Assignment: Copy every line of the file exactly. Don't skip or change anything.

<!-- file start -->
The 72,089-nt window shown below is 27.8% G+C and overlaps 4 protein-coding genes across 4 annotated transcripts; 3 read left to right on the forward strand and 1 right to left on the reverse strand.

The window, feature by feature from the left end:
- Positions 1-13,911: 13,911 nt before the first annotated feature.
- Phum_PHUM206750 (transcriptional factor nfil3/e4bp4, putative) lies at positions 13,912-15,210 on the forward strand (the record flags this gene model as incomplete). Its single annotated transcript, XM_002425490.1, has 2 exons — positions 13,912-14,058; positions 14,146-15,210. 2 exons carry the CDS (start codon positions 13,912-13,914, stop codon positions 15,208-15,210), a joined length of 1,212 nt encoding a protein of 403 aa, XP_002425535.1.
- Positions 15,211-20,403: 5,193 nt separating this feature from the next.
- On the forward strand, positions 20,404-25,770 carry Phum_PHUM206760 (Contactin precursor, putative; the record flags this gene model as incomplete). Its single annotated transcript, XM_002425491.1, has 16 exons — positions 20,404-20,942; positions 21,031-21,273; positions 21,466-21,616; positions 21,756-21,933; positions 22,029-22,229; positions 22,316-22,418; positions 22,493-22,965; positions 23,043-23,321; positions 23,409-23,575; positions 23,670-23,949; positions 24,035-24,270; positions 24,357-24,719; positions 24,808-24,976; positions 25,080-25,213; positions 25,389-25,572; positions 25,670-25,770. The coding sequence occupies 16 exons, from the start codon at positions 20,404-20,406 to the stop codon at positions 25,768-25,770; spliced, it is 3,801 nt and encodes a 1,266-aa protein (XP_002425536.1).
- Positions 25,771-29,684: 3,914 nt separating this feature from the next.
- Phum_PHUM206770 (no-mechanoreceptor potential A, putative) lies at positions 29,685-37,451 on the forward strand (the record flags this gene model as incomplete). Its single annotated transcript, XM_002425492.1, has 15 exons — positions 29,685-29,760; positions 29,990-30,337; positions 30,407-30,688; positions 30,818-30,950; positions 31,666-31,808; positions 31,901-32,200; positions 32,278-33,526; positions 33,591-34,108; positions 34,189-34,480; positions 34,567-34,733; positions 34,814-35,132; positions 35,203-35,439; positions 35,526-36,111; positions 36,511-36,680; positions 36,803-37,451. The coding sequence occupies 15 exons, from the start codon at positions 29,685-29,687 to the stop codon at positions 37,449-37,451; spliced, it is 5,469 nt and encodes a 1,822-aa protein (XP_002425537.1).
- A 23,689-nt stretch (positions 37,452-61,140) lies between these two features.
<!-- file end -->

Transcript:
The 72,089-nt window shown below is 27.8% G+C and overlaps 4 protein-coding genes across 4 annotated transcripts; 3 read left to right on the forward strand and 1 right to left on the reverse strand.

The window, feature by feature from the left end:
- Positions 1-13,911: 13,911 nt before the first annotated feature.
- Phum_PHUM206750 (transcriptional factor nfil3/e4bp4, putative) lies at positions 13,912-15,210 on the forward strand (the record flags this gene model as incomplete). Its single annotated transcript, XM_002425490.1, has 2 exons — positions 13,912-14,058; positions 14,146-15,210. 2 exons carry the CDS (start codon positions 13,912-13,914, stop codon positions 15,208-15,210), a joined length of 1,212 nt encoding a protein of 403 aa, XP_002425535.1.
- Positions 15,211-20,403: 5,193 nt separating this feature from the next.
- On the forward strand, positions 20,404-25,770 carry Phum_PHUM206760 (Contactin precursor, putative; the record flags this gene model as incomplete). Its single annotated transcript, XM_002425491.1, has 16 exons — positions 20,404-20,942; positions 21,031-21,273; positions 21,466-21,616; positions 21,756-21,933; positions 22,029-22,229; positions 22,316-22,418; positions 22,493-22,965; positions 23,043-23,321; positions 23,409-23,575; positions 23,670-23,949; positions 24,035-24,270; positions 24,357-24,719; positions 24,808-24,976; positions 25,080-25,213; positions 25,389-25,572; positions 25,670-25,770. The coding sequence occupies 16 exons, from the start codon at positions 20,404-20,406 to the stop codon at positions 25,768-25,770; spliced, it is 3,801 nt and encodes a 1,266-aa protein (XP_002425536.1).
- Positions 25,771-29,684: 3,914 nt separating this feature from the next.
- Phum_PHUM206770 (no-mechanoreceptor potential A, putative) lies at positions 29,685-37,451 on the forward strand (the record flags this gene model as incomplete). Its single annotated transcript, XM_002425492.1, has 15 exons — positions 29,685-29,760; positions 29,990-30,337; positions 30,407-30,688; positions 30,818-30,950; positions 31,666-31,808; positions 31,901-32,200; positions 32,278-33,526; positions 33,591-34,108; positions 34,189-34,480; positions 34,567-34,733; positions 34,814-35,132; positions 35,203-35,439; positions 35,526-36,111; positions 36,511-36,680; positions 36,803-37,451. The coding sequence occupies 15 exons, from the start codon at positions 29,685-29,687 to the stop codon at positions 37,449-37,451; spliced, it is 5,469 nt and encodes a 1,822-aa protein (XP_002425537.1).
- A 23,689-nt stretch (positions 37,452-61,140) lies between these two features.